nearly 11 hours.
Fortunately, KUMC switchboard operators have what it takes to manage the onslaught. With
skill, speed and the ability to perform under pressure, they field an average of 4,000
We have a wonderful group of operators, said Linda Main, KUMC switchboard
supervisor. This job requires someone who can work well as a team member and as an
individual. We take care of each other and work well as a team.
Operators work 24 hours a day to provide such essential services as directing incoming
calls, paging physicians and staff and providing after-hours answering services for the
major clinics at KUMC. The department also maintains more than 50 on-call schedules each
Currently, we have 13 operators and plan to hire two more, Main said.
Most of our operators have worked for KUMC for a number of years. Some have between
15 and 20 years of experience.
The installation of new telephone and paging systems last year is helping the department
increase productivity and reach customer service goals. The new technology enables
operators to use personal computers to transfer calls and send pages.
Our computers place a tremendous amount of information right at the fingertips of
our operators, Main said. When an operator enters a persons last name
into a computer, our tele-directory software finds the right number. Then, with a couple
of keystrokes, the call is transferred.
Although Main says she and her staff enjoy their jobs, she laughs when describing one
When I go home at night, I really dont want to hear my telephone ring.
Hospital HR appoints permanent directors
KU Hospital employees now have full-time representatives to serve their employee
relations and compensation and benefits needs, thanks to recent appointments in the
Hospital Human Resources Department. On June 1, Jan White became director of employee
relations and Nancy Hill was named director of compensation and benefits.
Both White and Hill came to the hospital in February and have served in interim
leadership roles since April. In their new roles, White will manage employee relations and
employment functions, while Hill will lead the compensation and benefits areas. Hill is
currently assisting Mercer to implement new compensation programs.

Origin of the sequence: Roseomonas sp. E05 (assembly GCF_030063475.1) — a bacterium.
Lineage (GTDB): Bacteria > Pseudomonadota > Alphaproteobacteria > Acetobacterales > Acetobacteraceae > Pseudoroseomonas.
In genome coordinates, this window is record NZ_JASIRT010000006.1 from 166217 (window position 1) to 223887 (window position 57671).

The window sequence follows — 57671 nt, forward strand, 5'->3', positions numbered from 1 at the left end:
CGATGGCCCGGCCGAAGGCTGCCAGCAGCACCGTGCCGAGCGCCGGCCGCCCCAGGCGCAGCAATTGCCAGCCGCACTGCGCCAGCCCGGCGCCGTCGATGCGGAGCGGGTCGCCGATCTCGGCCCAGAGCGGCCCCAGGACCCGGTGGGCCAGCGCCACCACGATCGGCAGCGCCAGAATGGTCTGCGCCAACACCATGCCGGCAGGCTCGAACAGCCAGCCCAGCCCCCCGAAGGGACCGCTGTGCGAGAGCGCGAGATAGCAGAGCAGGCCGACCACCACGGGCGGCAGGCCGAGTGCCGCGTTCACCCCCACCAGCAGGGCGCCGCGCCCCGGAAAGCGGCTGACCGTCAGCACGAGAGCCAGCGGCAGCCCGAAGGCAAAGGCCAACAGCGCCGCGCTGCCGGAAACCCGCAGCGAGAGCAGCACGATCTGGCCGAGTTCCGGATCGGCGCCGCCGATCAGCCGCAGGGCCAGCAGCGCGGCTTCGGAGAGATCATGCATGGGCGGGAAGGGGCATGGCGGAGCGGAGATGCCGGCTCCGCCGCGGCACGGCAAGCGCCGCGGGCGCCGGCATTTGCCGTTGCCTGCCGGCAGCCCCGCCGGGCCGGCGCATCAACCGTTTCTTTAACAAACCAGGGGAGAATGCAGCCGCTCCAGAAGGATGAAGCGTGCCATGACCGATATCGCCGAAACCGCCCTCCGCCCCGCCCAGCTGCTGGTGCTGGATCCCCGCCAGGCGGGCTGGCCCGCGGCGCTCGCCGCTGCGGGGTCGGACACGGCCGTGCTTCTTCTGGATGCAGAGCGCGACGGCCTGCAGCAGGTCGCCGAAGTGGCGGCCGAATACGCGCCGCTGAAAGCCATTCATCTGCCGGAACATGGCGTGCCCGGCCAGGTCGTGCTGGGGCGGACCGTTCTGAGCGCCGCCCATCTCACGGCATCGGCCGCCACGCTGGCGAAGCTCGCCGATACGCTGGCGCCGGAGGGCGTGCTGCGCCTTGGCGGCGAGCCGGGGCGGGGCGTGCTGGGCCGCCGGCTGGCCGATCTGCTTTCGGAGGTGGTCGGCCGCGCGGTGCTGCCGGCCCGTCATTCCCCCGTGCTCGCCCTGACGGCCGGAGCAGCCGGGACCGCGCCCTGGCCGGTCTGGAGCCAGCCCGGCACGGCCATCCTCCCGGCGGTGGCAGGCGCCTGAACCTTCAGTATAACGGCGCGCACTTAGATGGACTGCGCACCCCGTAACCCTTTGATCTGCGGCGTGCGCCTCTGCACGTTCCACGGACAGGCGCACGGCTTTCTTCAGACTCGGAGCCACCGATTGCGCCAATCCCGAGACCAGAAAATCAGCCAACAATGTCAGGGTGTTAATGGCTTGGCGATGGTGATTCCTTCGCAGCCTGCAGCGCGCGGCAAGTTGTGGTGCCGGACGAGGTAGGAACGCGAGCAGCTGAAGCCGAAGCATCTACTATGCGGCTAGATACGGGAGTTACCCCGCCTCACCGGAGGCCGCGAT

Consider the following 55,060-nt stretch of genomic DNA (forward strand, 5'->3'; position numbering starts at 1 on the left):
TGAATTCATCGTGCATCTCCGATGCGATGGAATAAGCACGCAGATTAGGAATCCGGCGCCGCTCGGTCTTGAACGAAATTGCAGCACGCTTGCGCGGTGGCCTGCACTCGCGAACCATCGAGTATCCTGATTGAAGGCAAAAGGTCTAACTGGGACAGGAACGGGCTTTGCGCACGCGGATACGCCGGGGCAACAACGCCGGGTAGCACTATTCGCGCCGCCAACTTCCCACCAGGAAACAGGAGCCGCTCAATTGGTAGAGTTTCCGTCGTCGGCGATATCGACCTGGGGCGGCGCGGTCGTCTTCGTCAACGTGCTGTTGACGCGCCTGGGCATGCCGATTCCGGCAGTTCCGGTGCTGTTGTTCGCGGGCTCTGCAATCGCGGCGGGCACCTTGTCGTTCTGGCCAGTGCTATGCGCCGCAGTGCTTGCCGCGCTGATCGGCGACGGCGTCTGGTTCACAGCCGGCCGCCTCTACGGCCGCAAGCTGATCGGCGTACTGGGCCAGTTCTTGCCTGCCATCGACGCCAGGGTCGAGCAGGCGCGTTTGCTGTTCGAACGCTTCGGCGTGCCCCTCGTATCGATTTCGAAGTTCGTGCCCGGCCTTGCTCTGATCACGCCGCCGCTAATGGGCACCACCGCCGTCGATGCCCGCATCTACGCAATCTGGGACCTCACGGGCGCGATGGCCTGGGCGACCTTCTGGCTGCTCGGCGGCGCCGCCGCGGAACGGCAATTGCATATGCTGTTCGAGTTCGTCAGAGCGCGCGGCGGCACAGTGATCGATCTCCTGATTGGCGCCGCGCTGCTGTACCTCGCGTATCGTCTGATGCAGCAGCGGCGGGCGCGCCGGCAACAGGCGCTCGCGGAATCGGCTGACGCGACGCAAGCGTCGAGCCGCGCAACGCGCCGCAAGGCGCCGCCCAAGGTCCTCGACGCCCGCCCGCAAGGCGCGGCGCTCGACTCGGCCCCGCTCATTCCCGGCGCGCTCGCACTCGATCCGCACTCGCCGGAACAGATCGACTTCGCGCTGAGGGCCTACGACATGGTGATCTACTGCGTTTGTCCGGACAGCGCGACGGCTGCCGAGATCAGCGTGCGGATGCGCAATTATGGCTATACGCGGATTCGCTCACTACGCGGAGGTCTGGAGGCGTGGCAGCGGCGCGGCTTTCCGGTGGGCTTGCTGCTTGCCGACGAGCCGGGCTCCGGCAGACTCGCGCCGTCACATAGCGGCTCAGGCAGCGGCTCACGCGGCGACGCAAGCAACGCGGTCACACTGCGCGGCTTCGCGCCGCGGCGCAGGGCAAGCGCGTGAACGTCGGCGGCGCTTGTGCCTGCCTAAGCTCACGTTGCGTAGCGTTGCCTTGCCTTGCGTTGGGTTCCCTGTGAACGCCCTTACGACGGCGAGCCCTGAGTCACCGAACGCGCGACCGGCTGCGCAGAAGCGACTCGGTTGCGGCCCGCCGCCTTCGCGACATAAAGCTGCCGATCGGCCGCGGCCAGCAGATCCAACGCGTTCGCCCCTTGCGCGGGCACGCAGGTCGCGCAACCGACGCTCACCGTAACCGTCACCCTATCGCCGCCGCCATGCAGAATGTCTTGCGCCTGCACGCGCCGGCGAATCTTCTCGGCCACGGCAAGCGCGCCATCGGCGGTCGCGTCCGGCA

White previously worked for the Visiting Nurse Association, Methodist Hospital Systems in
Memphis, Tenn., Charter Medical Corporation, Covina, Calif., and Metro Distributors.
Hill came to KU Hospital from NationsBank. She previously worked
at First Data Corporation, The Resolution Trust Corporation, and Central Bank of Denver.
Schools combine courses for MSN, MPH degrees
Addressing the expanding role of the community and public health advanced practice
nurse, the University of Kansas has created a dual, interdisciplinary masters degree
It is designed to prepare students for a variety of community and public health positions
in Kansas and across the country. By integrating both nursing and public health knowledge,
nurses can identify and address the economic, social and political factors that influence
The new program combines courses from the School of Nursing and the Department of
Preventive Medicine in the School of Medicine that will result in Master of Science in
Nursing (MSN) and Master of Public Health (MPH) degrees.
Advanced practice community health nurses go beyond caring for the individual, applying
the nursing process to groups or the community as a whole.
They provide a critical link between epidemiological data and clinical understanding of
health and illness. With training such as that provided by the dual program, this
understanding can be translated into public health action.
The new program provides the essential content of the basic graduate nursing core courses,
the advanced practice nursing clinical core courses and specialization courses in public
health science and advanced community/public health nursing.
Through either a full-time or part-time course of study, students can complete both
degrees in 59 credit hours, compared to 79 credit hours if pursued separately.
For more information, call the School of Nursing Student Affairs Office, ext. 1601.
School of Nursing Recruiter/Advisor Amber Reagan-Kendrick, second from right,
conducted a tour of KUMC June 18 for prospective nursing students (L-R): Jamall Walker,
Wichita; Shawntelle Smith, Wichita; Liz Wristen, Leawood; and Dale and Melissa Sanders,
Shawnee. Reagan-Kendrick offers the tours monthly.
Respiratory Therapy Team Leader Sharon
Shepherd, RRT, was recently chosen Outstanding Clinical Instructor by senior
Kathleen B. Weatherstone, MD, associate
professor of pediatrics, is among 40 women from medical and dental schools
in North America selected for the fifth class of the Hedwig van Amerigen Executive
Leadership in Academic Medicine (ELAM) Program for Women. ELAM prepares women faculty for
senior leadership positions at academic health centers.
Front & Center
Runners from across the city competed in the Corporate Challenge Duatholon/Triatholon
June 19, sponsored by KUMC. Susan Cannon, clinical instructor-physical therapy in the
Child Development Unit, right, was among several KUMC employees who participated.
Ike Murphy, preventive maintenance engineer in Facilities Management, left, won two gold
medals June 17 in the 100-meter dash and 400-meter run. Murphy, who is 51, set a new
record of 12.7 seconds in the 100-meter event and outdistanced more than 50 other
competitors to win the 400-meter.
Ann Babb, vice president and chief nurse executive, right, took on the role of
Joint Commission Super Woman during mock surveys and other preparations for
the JCAHO survey. Babbs cape was created by Lori Barham, RN, Nursing Unit MICU,
Plaque names areas only verified burn center